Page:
A Christmas Prince: The Royal Baby REVIEW – A Royal Mess

Please let this be the last movie in the franchise.

A Christmas Prince: The Royal Baby

Our Christmas season wouldn’t be complete without Netflix giving us the concluding film in the ‘riveting’ A Christmas Prince franchise. It all began in 2017, when A Christmas Prince gained so much popularity due to its cheesiness and predictability. The film also coincidentally shares parallels with Prince Harry and Meghan Markle’s real life romance. Meghan and Amber (Rose McIver) are American, they both fell in love with a royal, and they each have a blog. While Meghan had to give up her blog due to her entry into royal life, Amber gets to keep hers because fantasy royal land allows main characters carte blanche to do whatever they want.

A Christmas Prince was so successful that Netflix figured it would do it again, and again. Usually, I am the first person in line for a strong helping of Christmas cheese in my movies, but this latest offering doesn’t pack any romantic punches, nor is it very entertaining. The cast are pretty much sleepwalking through the movie, and the lackluster script makes it even more obvious that no one is trying.

A Christmas Prince: The Royal Baby wants to be so many things, and does none of it successfully. The signing of the treaty with the Penglians is the main plotline, which is unnecessarily muddled with a stolen treaty, plenty of red herrings as well as a supernatural subplot. Did this film really require a whodunit element? Well, the first two movies had this element (the first one does it better), so the formula must be strongly adhered to. As cringeworthy as the other movies were, at least the mystery had a bigger payoff when solved.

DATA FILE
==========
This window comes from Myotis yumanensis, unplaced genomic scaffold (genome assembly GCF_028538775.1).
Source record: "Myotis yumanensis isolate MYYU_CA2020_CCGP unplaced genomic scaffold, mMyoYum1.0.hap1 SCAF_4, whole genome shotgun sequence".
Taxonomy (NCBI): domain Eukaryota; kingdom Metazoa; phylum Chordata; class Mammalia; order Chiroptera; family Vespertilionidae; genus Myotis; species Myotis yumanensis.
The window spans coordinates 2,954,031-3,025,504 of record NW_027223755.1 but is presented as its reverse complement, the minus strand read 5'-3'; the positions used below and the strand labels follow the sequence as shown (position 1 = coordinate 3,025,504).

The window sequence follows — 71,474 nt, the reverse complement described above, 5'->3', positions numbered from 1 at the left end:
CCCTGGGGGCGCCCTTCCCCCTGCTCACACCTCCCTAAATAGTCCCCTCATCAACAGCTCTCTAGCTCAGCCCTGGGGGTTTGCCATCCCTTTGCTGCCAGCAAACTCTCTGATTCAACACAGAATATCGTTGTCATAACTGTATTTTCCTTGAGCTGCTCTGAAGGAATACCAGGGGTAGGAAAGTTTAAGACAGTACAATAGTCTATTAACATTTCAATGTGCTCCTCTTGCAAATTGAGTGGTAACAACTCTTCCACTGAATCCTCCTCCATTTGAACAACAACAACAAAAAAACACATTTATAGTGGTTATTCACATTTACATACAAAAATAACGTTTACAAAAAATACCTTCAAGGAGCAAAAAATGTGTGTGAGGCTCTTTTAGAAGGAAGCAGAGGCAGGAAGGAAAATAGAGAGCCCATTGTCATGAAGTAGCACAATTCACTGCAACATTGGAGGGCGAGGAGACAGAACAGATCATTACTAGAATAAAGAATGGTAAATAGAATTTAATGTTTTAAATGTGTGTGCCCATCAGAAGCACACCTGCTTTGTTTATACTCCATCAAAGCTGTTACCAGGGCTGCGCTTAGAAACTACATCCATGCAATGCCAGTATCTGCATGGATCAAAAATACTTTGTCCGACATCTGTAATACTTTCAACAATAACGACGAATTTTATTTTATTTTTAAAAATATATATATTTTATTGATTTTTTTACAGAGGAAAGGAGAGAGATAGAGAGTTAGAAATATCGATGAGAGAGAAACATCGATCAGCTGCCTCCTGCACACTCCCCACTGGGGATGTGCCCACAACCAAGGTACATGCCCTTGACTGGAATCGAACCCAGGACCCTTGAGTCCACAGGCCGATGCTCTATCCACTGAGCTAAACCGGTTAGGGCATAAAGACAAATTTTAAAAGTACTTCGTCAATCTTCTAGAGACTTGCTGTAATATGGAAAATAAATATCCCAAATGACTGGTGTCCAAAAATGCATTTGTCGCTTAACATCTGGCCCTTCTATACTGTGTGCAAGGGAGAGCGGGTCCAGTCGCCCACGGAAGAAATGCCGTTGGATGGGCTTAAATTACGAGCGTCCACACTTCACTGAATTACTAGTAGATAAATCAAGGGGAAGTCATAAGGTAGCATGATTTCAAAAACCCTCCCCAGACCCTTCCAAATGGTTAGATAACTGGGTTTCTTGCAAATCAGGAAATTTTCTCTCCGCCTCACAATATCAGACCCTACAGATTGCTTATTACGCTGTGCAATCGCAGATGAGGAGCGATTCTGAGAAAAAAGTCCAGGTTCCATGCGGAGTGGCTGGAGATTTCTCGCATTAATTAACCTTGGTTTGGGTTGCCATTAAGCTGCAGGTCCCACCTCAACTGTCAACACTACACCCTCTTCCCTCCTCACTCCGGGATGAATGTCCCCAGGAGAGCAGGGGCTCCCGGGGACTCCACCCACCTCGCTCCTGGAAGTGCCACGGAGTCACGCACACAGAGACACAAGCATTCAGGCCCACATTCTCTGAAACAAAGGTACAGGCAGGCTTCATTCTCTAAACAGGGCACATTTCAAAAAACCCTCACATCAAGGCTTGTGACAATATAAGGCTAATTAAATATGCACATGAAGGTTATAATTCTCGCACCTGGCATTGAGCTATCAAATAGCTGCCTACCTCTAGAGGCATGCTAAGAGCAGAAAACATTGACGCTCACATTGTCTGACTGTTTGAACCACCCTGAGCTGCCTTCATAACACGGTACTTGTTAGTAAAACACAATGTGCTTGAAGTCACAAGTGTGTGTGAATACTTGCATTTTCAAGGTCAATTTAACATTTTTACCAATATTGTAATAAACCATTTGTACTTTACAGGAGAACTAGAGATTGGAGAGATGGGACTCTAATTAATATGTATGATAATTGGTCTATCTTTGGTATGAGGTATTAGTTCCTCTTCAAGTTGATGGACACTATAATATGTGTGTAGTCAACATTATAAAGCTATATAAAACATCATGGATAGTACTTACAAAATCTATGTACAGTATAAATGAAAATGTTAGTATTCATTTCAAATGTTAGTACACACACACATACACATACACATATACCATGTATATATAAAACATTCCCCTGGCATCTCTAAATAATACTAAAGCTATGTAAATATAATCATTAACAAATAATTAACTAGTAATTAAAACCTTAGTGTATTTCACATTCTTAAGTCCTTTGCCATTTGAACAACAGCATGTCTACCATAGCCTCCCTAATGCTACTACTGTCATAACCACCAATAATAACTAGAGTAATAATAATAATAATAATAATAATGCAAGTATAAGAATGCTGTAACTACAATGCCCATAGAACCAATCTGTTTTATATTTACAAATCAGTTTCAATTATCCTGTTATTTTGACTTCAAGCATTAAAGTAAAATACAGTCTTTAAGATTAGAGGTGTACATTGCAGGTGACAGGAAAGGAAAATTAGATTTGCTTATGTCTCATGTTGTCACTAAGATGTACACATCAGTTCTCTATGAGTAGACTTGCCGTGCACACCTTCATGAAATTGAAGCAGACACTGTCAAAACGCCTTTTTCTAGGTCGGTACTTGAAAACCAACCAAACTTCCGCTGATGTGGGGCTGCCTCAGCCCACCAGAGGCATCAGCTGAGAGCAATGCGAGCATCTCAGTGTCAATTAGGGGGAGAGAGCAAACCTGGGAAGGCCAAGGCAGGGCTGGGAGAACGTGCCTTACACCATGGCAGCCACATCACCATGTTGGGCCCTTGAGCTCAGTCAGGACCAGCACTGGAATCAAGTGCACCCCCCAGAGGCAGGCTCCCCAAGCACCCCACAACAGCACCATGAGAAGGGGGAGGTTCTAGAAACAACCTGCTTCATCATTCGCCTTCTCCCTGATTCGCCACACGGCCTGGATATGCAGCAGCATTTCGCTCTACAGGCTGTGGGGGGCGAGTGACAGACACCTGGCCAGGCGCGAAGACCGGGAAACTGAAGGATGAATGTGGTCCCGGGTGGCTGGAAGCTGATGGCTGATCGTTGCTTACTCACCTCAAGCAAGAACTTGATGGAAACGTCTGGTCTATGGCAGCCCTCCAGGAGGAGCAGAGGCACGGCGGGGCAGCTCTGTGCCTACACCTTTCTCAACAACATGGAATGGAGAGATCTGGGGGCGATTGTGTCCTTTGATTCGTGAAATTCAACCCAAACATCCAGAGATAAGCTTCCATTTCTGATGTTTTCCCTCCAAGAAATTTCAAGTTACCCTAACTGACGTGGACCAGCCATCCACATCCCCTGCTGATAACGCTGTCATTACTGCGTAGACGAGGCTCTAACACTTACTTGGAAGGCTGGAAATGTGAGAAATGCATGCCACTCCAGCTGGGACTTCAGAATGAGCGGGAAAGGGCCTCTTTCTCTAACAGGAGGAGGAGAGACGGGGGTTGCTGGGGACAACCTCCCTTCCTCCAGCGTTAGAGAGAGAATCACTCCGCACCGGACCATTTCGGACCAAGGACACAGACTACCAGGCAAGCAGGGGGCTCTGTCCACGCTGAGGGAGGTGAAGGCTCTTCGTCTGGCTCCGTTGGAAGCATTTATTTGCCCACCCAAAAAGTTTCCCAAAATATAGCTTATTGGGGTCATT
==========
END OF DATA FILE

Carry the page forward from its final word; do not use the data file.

King Richard (Ben Lamb) and Queen Amber rule Aldovia equally, both heavily involved in the management of the country. While I like this shared display of duty, and the movement away from patriarchal spaces, it feels contrived to fit a feminist narrative. This is emphasized through Amber’s arduous efforts to convince Queen Ming (Momo Yeung) of the Penglians that the Queens deserve just as much credit as the Kings. She wants to make history, yet buys into the mumbo jumbo about some first born curse. Is the movie trying to chart contemporary spaces, where women make bold strides professionally, but still hold tight to traditional maternal roles? Hmm, I think I may be according it too much credit.

The whole point of having a film revolving around royals is to give us a glimpse of something beyond the flawless personas they portray to us as public figures. The first two movies had this in large doses. Richard struggled with his ascension to Kinghood in A Christmas Prince, and in the second movie, Richard and Amber hit some rough patches in their relationship. There is none of that in this movie. Richard and Amber are perfectly in sync, professionally and personally. All he faces difficulty with is building a crib, and Amber delivers a baby looking flawless and still has a full face of makeup at the end of it.

There is nothing real about this film, not in the relationships, and there is certainly no realism to be found in the CGI setting – it looks pretty though. If you are a fan of the original movie, I would say stick to that if you need a dose of Christmas romance, because this film is not worth the time spent watching it. I am Marley’s ghost, and you have been warned.

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A Christmas Prince: The Royal Baby
A Christmas Prince: Royal Baby is a muddled effort that does not deliver on the romance, nor instills any sense of Christmas warmth.